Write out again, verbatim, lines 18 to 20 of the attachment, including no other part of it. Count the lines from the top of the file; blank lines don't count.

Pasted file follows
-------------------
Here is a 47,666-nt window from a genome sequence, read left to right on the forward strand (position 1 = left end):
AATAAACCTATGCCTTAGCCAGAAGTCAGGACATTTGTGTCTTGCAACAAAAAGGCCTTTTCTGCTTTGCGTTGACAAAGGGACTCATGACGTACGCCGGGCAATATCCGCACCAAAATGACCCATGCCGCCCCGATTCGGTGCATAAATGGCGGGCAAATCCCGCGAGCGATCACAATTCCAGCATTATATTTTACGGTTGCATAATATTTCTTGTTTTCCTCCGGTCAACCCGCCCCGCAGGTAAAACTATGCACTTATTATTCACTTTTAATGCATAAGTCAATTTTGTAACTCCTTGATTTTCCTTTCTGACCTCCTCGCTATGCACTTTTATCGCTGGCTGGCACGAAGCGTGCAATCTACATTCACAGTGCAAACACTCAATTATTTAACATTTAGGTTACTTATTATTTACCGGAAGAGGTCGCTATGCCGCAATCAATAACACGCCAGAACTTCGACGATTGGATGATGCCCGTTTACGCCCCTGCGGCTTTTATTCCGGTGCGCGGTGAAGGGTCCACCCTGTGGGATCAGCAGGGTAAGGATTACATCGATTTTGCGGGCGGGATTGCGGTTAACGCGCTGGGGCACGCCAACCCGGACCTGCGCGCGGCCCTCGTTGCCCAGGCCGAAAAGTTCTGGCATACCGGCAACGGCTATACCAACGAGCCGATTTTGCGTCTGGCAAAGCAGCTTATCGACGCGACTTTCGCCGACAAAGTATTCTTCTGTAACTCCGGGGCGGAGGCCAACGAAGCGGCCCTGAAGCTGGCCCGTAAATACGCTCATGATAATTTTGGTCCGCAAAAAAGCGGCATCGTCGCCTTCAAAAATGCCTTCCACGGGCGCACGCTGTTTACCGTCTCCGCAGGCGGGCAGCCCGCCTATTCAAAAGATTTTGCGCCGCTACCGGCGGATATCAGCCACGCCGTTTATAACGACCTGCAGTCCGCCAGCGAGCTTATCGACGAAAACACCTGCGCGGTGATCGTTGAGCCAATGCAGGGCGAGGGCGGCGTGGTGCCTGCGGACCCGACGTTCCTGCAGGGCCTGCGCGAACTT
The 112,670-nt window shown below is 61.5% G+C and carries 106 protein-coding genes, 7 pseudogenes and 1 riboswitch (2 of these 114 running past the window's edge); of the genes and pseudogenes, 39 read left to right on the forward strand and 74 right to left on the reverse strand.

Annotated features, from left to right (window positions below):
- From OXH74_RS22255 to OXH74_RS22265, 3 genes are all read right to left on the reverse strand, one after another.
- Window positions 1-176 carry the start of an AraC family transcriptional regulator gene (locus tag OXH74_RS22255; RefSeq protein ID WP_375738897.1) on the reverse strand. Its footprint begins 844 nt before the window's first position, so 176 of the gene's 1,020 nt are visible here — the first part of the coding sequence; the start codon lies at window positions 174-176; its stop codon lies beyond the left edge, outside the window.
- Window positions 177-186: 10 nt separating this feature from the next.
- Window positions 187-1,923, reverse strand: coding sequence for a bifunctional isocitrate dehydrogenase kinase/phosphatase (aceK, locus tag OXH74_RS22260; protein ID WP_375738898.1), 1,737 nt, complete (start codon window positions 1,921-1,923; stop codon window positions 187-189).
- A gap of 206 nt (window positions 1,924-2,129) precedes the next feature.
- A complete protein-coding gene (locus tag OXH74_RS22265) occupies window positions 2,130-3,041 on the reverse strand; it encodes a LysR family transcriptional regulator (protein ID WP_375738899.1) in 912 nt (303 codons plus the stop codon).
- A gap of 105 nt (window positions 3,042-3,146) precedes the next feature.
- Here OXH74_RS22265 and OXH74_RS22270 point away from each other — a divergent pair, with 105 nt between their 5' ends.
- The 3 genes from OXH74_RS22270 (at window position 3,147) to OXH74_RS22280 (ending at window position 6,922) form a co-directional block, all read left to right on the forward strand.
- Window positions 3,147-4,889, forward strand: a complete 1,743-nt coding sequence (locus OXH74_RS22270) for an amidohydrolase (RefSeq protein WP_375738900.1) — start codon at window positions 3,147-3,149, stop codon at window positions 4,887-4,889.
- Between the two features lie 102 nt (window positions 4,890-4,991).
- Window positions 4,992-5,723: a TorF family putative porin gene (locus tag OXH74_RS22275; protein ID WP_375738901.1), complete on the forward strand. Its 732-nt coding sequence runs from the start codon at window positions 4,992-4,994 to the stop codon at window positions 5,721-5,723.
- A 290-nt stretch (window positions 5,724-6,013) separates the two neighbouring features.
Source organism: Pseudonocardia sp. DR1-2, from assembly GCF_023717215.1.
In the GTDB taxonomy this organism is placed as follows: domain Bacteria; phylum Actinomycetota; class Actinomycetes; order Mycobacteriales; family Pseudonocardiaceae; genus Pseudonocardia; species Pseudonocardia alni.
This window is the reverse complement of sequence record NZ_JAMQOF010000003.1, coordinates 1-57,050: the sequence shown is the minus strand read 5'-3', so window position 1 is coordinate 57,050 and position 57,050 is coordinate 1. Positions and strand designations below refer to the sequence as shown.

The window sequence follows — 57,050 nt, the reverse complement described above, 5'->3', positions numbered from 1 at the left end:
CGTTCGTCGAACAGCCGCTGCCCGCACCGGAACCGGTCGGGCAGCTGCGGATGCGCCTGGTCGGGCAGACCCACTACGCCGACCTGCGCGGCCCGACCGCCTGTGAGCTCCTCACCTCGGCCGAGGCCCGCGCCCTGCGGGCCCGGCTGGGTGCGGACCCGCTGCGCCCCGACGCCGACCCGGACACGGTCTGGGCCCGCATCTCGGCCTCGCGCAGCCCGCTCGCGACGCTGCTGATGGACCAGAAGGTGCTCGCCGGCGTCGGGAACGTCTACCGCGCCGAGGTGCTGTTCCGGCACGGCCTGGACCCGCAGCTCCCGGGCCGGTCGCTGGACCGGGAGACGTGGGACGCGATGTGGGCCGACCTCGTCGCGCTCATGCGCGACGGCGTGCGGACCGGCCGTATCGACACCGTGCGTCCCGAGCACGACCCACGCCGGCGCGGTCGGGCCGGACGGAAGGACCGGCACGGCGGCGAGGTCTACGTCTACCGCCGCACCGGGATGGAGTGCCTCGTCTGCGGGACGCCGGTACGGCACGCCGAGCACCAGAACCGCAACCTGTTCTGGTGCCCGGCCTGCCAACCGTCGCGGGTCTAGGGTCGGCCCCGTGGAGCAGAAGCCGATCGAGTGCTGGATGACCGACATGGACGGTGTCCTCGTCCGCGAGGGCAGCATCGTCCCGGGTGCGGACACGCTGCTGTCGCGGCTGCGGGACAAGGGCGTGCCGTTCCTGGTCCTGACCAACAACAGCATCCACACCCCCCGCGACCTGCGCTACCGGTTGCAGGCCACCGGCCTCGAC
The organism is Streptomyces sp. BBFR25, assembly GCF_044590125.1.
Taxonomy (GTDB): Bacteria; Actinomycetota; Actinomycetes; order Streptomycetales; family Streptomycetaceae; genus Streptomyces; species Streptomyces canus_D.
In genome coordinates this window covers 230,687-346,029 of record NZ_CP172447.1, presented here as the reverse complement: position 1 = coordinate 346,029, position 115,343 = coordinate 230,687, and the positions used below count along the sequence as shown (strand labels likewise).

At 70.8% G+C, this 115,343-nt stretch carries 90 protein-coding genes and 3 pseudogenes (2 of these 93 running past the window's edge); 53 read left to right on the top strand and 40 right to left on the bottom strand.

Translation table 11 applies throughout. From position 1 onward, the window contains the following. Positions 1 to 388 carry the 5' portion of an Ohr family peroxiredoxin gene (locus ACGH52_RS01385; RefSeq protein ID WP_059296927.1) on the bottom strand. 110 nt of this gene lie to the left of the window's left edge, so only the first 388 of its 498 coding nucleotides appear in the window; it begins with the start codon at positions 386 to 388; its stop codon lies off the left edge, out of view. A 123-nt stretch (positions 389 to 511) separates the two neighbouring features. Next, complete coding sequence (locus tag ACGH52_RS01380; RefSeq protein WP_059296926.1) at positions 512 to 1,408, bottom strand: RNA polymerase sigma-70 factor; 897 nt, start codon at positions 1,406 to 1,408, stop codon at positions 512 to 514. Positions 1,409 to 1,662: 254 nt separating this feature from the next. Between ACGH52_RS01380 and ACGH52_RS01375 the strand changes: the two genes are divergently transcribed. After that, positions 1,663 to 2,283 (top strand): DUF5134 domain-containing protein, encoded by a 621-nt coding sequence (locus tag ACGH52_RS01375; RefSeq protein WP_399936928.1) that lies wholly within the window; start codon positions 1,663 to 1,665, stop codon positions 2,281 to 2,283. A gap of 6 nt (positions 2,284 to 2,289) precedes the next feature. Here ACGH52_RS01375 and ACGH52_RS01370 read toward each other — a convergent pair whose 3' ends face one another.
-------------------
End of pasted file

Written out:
Source organism: Pseudonocardia sp. DR1-2, from assembly GCF_023717215.1.
In the GTDB taxonomy this organism is placed as follows: domain Bacteria; phylum Actinomycetota; class Actinomycetes; order Mycobacteriales; family Pseudonocardiaceae; genus Pseudonocardia; species Pseudonocardia alni.
This window is the reverse complement of sequence record NZ_JAMQOF010000003.1, coordinates 1-57,050: the sequence shown is the minus strand read 5'-3', so window position 1 is coordinate 57,050 and position 57,050 is coordinate 1. Positions and strand designations below refer to the sequence as shown.